My research focus areas are:

  • Self marketing, impression management and online identity;
  • Personal branding for executives;
  • Celebrity and social media
  • Social media;
  • Digital media;
  • Branding
  • Social media for journalists

Abstracts from recent conferences and papers in progress:

Understanding the self-marketing strategies of female academics

Perceptions, defined as tendencies to believe something about another person such as they are responsible or careless, supportive or quarrelsome, open-minded or closed are formed, in response to what people see and hear in others (Kenny, 1994). In interpersonal perceptions, perceiver effects are tendencies of perceivers to see others in a certain way (Srivastava, Guglielmo, & Beer, 2010). Judgements are dependent on verbal and non-verbal behaviours such as body language, hairstyle, body size and facial features. We make impressions of people around us very quickly, in fact, just a tenth of a second is sufficient for a person to make a specific trait inference from nothing more than facial appearance (Willis & Todorov, 2016). Impressions of people are also made in the digital sphere and an online presence can impact on how a person is perceived by others (McKenna, 2017).

Managing favourable images have been linked to higher career advancement (Wayne & Kacmar, 1991; Leary & Kowalski, 1990) and impression management can be an effective tool for career advancement (Wayne & Kacmar, 1991; Leary & Kowalski, 1990). However, there is not yet a link between impression management and academic careers. Women now outnumber men in the ranks of university students, yet men outnumber women in leadership roles in nearly all areas of professional workplaces.

In Australian Universities, women’s representation declines significantly from Levels A to E (Associate Lecturer to Professor) (Winchester, Lorenzo, Browning, & Chesterman, 2006). For women in academia, the barriers presented by the glass ceiling and sticky floors (Iverson, 2011) are real, and years of equal opportunity policies and procedures have failed to break down this barrier.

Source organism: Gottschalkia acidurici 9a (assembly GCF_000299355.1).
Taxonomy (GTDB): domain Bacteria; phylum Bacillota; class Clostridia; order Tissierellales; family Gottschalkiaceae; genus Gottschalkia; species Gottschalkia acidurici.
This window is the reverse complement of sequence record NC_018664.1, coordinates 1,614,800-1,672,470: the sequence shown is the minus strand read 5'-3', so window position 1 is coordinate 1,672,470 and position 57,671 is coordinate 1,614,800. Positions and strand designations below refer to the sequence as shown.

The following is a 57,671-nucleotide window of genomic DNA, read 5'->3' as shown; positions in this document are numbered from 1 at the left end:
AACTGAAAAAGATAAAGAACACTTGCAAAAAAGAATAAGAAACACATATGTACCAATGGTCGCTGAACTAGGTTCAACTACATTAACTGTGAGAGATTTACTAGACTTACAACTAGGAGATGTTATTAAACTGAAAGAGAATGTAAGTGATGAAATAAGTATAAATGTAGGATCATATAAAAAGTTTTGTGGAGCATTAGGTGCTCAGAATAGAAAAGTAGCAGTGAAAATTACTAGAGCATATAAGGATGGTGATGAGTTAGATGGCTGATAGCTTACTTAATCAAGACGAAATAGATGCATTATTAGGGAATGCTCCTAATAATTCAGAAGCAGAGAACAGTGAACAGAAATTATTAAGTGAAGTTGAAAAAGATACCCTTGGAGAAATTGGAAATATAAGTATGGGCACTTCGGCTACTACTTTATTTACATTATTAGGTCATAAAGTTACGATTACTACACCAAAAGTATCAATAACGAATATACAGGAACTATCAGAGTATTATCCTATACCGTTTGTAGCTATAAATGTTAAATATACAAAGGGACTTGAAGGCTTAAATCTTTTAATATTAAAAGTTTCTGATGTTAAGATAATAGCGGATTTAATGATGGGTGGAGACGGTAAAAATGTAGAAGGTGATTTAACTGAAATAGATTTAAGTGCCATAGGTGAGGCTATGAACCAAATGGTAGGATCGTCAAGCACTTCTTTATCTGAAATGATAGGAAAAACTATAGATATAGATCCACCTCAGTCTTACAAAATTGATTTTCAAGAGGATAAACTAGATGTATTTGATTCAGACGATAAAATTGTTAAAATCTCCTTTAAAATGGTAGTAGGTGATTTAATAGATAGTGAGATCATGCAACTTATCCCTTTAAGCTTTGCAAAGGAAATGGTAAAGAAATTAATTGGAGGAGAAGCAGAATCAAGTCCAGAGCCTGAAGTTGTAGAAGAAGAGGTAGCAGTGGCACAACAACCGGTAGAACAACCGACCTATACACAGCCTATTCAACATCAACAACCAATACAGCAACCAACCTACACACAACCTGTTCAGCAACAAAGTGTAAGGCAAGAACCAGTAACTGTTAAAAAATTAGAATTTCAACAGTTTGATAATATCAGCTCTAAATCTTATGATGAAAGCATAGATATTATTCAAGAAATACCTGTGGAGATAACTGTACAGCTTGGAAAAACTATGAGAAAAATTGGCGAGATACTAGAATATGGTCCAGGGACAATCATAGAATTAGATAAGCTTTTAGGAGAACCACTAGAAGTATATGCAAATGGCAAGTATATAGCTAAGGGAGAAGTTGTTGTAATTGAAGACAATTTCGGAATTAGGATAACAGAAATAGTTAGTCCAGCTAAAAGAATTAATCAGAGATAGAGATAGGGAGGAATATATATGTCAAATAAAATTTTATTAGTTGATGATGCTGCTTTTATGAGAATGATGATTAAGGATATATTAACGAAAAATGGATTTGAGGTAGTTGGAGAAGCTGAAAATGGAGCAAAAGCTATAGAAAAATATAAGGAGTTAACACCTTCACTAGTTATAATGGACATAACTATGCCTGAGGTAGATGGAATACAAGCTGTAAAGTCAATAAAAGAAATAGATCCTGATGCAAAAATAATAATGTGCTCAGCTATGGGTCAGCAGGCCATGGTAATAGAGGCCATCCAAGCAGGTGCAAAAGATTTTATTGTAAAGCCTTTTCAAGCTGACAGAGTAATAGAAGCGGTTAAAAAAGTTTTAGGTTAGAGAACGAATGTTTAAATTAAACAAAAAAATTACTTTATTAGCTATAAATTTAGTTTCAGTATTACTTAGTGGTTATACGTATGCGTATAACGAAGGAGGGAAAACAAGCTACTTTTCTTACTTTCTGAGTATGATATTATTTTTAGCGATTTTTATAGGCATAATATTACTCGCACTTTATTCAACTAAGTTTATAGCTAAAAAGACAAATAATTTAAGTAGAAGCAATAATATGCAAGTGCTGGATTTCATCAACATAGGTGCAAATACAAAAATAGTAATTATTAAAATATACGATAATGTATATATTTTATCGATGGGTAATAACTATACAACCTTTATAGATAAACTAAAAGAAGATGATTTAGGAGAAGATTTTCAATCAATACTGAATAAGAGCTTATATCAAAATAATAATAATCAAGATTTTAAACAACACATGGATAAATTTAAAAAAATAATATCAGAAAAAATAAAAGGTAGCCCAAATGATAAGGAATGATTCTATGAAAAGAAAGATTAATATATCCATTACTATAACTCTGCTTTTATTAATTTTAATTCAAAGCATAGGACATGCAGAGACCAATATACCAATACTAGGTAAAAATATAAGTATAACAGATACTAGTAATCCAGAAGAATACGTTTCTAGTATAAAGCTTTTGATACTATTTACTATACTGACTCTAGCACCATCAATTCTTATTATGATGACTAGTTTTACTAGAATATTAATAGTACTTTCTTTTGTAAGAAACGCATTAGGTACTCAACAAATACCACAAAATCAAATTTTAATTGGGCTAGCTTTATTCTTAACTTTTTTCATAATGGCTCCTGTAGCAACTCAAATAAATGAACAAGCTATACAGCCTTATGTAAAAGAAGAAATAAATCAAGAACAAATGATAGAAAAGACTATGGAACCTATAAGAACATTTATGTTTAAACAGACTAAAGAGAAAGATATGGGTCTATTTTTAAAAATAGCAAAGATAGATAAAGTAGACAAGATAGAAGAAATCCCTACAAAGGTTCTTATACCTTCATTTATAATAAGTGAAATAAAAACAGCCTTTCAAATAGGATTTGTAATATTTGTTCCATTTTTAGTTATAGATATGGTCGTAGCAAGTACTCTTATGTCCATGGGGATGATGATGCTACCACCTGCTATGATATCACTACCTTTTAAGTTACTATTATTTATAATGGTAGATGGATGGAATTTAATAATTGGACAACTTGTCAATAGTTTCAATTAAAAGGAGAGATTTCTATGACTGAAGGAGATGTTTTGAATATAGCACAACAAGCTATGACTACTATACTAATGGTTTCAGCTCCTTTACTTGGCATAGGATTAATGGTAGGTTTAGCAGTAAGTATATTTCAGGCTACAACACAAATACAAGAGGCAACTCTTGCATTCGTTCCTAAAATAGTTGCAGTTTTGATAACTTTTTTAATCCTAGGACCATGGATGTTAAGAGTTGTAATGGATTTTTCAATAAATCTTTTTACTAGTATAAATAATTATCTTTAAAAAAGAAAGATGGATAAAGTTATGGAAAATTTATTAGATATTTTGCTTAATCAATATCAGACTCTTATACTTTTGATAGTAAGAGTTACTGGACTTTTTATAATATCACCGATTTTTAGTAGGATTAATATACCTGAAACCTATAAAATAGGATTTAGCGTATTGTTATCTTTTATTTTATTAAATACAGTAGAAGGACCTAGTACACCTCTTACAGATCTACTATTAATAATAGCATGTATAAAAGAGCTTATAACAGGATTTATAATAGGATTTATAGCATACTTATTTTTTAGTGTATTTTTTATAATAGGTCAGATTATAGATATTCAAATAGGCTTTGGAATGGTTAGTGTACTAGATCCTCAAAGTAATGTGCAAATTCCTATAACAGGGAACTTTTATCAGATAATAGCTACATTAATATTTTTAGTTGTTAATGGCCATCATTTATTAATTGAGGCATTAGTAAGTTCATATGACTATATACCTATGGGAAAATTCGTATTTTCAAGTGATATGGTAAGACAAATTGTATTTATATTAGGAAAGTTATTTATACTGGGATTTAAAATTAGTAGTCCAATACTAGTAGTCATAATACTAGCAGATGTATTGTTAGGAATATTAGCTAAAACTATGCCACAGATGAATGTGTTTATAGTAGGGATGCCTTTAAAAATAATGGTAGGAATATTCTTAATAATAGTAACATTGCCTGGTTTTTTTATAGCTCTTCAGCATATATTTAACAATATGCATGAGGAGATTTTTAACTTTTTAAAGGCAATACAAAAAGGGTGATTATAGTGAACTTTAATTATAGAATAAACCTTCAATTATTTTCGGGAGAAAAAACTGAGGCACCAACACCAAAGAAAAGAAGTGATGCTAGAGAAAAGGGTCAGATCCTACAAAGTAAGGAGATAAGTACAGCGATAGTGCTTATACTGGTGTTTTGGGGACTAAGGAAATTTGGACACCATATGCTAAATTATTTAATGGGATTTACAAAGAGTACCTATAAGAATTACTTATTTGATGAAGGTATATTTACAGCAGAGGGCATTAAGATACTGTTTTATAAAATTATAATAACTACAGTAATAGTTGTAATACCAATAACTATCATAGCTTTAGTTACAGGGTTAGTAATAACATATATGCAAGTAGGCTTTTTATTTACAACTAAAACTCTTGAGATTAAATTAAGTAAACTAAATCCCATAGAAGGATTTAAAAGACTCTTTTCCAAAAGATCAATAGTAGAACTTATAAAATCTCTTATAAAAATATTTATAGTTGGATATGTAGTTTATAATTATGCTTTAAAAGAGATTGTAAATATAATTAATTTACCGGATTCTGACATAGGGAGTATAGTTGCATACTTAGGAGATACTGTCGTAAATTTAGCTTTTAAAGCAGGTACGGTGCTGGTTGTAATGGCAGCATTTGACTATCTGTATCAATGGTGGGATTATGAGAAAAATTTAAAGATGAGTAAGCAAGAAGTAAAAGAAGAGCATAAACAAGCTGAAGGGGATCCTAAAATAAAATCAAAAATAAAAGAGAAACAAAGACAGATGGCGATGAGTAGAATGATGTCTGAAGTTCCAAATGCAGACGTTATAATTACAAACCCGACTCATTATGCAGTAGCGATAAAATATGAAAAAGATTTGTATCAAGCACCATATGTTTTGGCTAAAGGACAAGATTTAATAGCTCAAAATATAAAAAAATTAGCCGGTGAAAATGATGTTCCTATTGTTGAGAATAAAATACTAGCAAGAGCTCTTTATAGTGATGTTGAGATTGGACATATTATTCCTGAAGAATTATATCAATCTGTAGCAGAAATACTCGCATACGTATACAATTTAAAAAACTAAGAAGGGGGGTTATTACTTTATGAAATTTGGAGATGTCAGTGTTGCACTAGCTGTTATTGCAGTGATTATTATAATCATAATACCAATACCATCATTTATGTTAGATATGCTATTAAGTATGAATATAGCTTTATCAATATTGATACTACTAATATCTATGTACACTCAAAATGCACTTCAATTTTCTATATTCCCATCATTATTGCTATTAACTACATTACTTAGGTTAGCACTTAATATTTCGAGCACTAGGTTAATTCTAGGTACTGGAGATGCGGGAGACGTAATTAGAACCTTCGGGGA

This research will investigate how female academics can effectively market themselves to promote and advance their careers. The study draws upon literature such as gender inequality, gender stereotyping, impression management and self-marketing. There is a gap in the literature linking self-marketing and its impact or influence on career success for female academics. This study will focus on the challenges female academics face as they progress through faculty and departments, and how employing self-marketing techniques may improve impact and career advancement.

Keywords: Self-marketing, academia, impression management, gender stereotyping, communication, digital branding

Gender stereotyping and bullying in Australia: Experiences and strategies of female managers

There are many factors that contribute to the complexity of barriers that women face in their career advancement. Some female professionals face gender stereotyping and bullying in the workplace. Stereotypes influence the unequal sharing between women and men of working time, income and family responsibilities. They also constitute barriers to women’s career advancement and appointment to decision-­‐making positions.

The focus of this study is on two of these factors: gender stereotyping and bullying. Gender stereotypes are the beliefs and attitudes that are presumed to distinguish between women and men (Rollero, Glick & Tartaglia, 2014), while bullying can be referred to as the repeated acts of an individual or group with the intention to harm an individual holding an inferior position of power (Goldsmid & Howie 2014). While these two separate issues can occur independent of one another and in combination, gender based stereotyping and bullying both form critical barriers to female professionals.

This study explores the experiences of gender stereotyping and bullying of thirteen senior managers in Australia (eight women and five men). It fills a gap in the literature by connecting women’s experiences to strategies to overcome the barriers and move ahead.

The strategies women in this study used to attempt to address gender stereotyping and bullying were education, networking, mentoring and behaviours such as adopting masculine leadership and communication styles and using impression management tactics such as physical presentation and dress.

Keywords: Gender stereotypes, bullying, impression management, communication, gender